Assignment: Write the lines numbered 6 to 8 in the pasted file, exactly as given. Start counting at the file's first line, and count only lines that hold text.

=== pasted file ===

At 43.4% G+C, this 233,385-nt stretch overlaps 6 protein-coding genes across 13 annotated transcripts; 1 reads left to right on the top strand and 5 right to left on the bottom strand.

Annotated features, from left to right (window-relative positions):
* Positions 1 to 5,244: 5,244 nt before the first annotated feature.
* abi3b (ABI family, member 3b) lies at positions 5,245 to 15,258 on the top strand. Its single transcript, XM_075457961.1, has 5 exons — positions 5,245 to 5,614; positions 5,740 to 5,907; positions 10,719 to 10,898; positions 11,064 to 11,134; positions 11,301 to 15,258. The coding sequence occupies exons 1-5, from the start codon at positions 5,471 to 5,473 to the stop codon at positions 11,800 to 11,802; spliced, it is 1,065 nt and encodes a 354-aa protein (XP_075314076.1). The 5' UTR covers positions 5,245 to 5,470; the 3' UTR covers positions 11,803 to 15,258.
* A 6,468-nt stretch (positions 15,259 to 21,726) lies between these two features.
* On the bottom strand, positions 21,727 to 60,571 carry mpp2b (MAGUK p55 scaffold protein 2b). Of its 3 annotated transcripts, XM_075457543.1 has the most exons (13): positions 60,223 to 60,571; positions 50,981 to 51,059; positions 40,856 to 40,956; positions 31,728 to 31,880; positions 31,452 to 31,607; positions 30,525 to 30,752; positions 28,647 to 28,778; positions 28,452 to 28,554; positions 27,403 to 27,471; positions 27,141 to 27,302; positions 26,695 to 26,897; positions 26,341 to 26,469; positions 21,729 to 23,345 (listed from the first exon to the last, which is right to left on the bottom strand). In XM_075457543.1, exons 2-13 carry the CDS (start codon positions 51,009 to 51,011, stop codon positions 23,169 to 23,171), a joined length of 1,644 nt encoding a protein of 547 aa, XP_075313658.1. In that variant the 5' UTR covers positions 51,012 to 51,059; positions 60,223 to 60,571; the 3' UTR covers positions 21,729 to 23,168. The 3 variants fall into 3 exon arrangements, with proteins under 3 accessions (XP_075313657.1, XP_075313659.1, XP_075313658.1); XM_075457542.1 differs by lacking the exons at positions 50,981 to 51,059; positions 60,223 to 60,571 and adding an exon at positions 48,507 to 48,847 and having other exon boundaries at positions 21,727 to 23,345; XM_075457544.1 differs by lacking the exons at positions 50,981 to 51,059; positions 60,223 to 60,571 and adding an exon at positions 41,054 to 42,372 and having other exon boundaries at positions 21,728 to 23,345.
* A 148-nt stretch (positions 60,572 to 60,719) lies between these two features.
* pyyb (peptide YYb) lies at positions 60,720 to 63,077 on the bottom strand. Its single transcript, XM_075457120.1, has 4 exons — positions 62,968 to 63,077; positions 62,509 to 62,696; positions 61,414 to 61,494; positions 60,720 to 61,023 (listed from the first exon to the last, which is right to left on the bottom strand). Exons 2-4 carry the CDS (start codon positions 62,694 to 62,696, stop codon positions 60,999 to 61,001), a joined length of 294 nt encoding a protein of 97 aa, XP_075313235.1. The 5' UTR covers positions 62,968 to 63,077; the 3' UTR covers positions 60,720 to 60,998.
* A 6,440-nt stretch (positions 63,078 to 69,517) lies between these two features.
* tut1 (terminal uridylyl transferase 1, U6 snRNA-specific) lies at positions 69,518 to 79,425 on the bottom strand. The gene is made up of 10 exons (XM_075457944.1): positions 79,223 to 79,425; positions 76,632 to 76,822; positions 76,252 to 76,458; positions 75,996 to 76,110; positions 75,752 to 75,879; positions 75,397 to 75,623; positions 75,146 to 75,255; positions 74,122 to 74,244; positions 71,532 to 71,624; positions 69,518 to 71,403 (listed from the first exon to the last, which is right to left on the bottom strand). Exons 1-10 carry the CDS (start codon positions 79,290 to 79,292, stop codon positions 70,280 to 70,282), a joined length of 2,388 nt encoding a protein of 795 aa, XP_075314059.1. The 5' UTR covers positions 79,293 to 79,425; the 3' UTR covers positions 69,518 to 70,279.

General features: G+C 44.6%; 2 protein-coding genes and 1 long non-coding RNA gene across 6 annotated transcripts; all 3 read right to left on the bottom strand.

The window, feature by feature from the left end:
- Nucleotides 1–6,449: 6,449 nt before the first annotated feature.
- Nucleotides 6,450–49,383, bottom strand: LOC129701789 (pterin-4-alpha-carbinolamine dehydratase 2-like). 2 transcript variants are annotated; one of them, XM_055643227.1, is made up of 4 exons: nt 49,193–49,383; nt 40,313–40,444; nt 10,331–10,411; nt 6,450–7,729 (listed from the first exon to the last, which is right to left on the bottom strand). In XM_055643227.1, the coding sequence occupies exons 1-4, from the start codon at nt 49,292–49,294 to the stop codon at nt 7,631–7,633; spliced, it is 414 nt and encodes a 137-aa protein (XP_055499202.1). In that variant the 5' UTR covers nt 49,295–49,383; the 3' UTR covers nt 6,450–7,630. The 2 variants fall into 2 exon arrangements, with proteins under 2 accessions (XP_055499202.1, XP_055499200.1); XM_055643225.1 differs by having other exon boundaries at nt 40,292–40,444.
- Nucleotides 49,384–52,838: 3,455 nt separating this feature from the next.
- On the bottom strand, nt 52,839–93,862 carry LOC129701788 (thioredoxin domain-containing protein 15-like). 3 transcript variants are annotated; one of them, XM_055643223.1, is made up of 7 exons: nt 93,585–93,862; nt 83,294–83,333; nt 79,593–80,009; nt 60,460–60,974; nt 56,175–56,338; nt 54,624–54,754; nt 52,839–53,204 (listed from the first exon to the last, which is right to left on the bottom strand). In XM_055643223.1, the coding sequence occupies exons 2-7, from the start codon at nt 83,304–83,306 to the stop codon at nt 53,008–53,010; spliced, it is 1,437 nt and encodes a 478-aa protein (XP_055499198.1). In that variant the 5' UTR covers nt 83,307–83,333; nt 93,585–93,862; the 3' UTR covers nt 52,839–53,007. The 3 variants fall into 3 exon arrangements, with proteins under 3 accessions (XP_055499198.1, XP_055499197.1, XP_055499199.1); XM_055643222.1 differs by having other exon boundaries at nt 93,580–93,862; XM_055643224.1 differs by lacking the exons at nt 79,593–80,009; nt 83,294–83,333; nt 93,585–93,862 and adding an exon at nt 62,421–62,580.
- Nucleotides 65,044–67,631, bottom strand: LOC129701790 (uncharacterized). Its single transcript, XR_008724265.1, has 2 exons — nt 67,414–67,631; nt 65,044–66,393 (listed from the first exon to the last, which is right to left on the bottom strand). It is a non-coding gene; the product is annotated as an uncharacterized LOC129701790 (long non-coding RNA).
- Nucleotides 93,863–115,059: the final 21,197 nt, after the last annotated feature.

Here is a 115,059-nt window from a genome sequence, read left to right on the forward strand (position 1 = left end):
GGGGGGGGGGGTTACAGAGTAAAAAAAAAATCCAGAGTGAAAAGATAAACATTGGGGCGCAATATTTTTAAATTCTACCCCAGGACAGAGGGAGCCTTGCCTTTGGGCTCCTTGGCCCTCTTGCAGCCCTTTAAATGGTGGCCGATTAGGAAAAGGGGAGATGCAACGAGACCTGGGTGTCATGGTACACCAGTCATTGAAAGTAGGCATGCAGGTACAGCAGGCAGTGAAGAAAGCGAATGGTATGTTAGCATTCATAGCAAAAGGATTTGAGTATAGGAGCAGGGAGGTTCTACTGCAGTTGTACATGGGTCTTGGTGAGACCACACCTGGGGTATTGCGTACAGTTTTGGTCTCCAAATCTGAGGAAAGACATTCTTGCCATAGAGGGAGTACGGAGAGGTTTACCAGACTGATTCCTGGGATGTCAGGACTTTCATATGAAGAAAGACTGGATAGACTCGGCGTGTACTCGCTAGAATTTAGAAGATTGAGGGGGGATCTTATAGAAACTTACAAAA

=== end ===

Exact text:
* On the bottom strand, positions 21,727 to 60,571 carry mpp2b (MAGUK p55 scaffold protein 2b). Of its 3 annotated transcripts, XM_075457543.1 has the most exons (13): positions 60,223 to 60,571; positions 50,981 to 51,059; positions 40,856 to 40,956; positions 31,728 to 31,880; positions 31,452 to 31,607; positions 30,525 to 30,752; positions 28,647 to 28,778; positions 28,452 to 28,554; positions 27,403 to 27,471; positions 27,141 to 27,302; positions 26,695 to 26,897; positions 26,341 to 26,469; positions 21,729 to 23,345 (listed from the first exon to the last, which is right to left on the bottom strand). In XM_075457543.1, exons 2-13 carry the CDS (start codon positions 51,009 to 51,011, stop codon positions 23,169 to 23,171), a joined length of 1,644 nt encoding a protein of 547 aa, XP_075313658.1. In that variant the 5' UTR covers positions 51,012 to 51,059; positions 60,223 to 60,571; the 3' UTR covers positions 21,729 to 23,168. The 3 variants fall into 3 exon arrangements, with proteins under 3 accessions (XP_075313657.1, XP_075313659.1, XP_075313658.1); XM_075457542.1 differs by lacking the exons at positions 50,981 to 51,059; positions 60,223 to 60,571 and adding an exon at positions 48,507 to 48,847 and having other exon boundaries at positions 21,727 to 23,345; XM_075457544.1 differs by lacking the exons at positions 50,981 to 51,059; positions 60,223 to 60,571 and adding an exon at positions 41,054 to 42,372 and having other exon boundaries at positions 21,728 to 23,345.
* A 148-nt stretch (positions 60,572 to 60,719) lies between these two features.
* pyyb (peptide YYb) lies at positions 60,720 to 63,077 on the bottom strand. Its single transcript, XM_075457120.1, has 4 exons — positions 62,968 to 63,077; positions 62,509 to 62,696; positions 61,414 to 61,494; positions 60,720 to 61,023 (listed from the first exon to the last, which is right to left on the bottom strand). Exons 2-4 carry the CDS (start codon positions 62,694 to 62,696, stop codon positions 60,999 to 61,001), a joined length of 294 nt encoding a protein of 97 aa, XP_075313235.1. The 5' UTR covers positions 62,968 to 63,077; the 3' UTR covers positions 60,720 to 60,998.